Year of Requirement Part 21
I’m trying to remember if I missed any major events during my year of requirement. I remember there was something called a spelling contest, and I had images of spelling bees, but it turned out all we did was take an English vocab test in which spelling counted. (Guess who won? The first person to guess correctly will win a lovely gift.) I think all the big events were over by the end of the 2nd trimester, and everyone got down to studying, or, at least, got down to obsessing about studying, procrastinating about studying, making excuses about not studying by that time.
I was doing consistently well on my practice tests. There was a number called “hensachi,” which translates into “deviation value,” I guess. It showed where you were on the distribution of test scores, designed to fall into a bell curve. 50 was average, and anything higher was better. By winter, I hovered consistently around the mid to high 60’s, which was supposedly good enough to get into my first choice school.
You applied to the school you chose, based on where you want to go and also what your practice test scores and your report card told you that you could realistically expect of yourself. Then, the day of the exam, you’d go to the school, take five different written tests (Japanese language, math, social studies, science, and English) in a single day, come home, and hope for the best. The school based about half of your score on your exam and half of your score on your transcript. All the public high schools made you take the same written tests, but, of course, the cutoff would be different depending on whether you were applying for a top-ranking college prep school, a less competitive school, or a vocational school.
Everyone was, understandably, on edge about all of this. A very important part of your life was going to be decided by a single day’s worth of tests. Add that to the awful hormonal surges of puberty, how generally difficult it is for 15 year-olds to focus and do what they’re supposed to do, especially when it was something they didn’t really want to, but how not doing the stuff could lead to not getting in your school of choice. Really, exams couldn’t come soon enough.
The day of the exams was really, really cold. I went to the school on my sister’s bicycle. (I had my own bicycle, but it was a Schwinn with gears that would catch the uniform skirt and it didn’t have a rack or basket for my bag.) We were assigned numbers and put in rooms of about 40 of us each. That year, there was one slot for every 1.2 (or thereabouts) students, so I guess that meant there were a little fewer than 500 of us that day. The first test was Japanese language. After the requisite kanji questions and reading comprehension questions, we had to write a short essay. The topic was—get this—“when foreign countries seem close to you.” I felt like this was the universe telling me that I was going to get into this school. (And a few of the kids told me later “I wrote that my friend Pumpkinmommy is from the US and when she tells me about her old school, I feel like the USA isn’t that far away!” OK, kid, cool. I won’t talk about the time you made fun of me because I pronounced a word wrong.) I managed to mostly (but not completely) answer most (but not all) the questions in math. Pumpkin Prefecture’s public HS exam was, back then, notoriously famous for being difficult (even though we were the boonies), so I wasn’t surprised. I answered almost all of the Social Studies questions with confidence. We’d take a test, leave the room, take another test, leave the room, take another test, and eat the lunches we brought. My mom packed me Campbell’s Chicken Noodle Soup in a thermos. The other kids were fascinated by it. I guess it helped relieve their tension. Then we took two more tests. I felt good about my Science test and finished my English test in about 10 minutes (of something like 45 or 50 minutes) and spent my time pondering how I was going to get to say goodbye to my year of requirement, and how I did not really regret it.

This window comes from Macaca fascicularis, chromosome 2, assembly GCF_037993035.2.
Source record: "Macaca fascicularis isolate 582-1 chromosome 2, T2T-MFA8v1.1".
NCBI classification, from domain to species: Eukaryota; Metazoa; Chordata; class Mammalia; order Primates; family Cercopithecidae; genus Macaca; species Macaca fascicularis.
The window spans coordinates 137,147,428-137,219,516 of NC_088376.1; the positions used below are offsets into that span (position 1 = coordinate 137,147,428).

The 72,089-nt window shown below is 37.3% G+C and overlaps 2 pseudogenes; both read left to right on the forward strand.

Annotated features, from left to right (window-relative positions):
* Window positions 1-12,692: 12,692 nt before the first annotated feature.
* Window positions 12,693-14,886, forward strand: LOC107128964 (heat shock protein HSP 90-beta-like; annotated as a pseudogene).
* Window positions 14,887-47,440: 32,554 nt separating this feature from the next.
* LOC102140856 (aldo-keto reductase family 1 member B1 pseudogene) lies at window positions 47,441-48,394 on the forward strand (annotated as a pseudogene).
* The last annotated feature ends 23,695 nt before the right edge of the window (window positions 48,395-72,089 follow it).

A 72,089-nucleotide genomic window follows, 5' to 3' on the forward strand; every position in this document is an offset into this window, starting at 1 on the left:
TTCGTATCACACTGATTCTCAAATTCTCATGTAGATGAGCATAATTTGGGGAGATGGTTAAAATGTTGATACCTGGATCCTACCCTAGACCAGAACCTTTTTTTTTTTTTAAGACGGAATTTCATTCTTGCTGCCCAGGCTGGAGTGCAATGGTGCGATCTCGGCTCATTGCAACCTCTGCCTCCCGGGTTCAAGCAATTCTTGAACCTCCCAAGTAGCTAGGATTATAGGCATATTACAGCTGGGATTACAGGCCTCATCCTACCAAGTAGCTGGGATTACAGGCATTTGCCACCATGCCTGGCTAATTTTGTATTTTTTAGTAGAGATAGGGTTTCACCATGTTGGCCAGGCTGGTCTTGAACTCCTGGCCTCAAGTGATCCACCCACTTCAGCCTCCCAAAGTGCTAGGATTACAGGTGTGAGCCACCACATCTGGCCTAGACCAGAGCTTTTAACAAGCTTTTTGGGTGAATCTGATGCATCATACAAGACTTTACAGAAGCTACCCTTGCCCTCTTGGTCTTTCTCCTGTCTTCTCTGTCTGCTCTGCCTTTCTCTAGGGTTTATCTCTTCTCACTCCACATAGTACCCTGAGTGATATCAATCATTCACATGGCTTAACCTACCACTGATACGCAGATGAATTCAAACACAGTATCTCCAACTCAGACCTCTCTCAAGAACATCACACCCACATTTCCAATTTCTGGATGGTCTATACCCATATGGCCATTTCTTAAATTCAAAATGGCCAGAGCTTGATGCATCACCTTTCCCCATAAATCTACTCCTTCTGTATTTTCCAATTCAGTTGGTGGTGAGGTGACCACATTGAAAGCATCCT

Results were announced a week later, when applicant numbers were posted on a big board in front of the main entrance of the school. The rest, as we say, is history.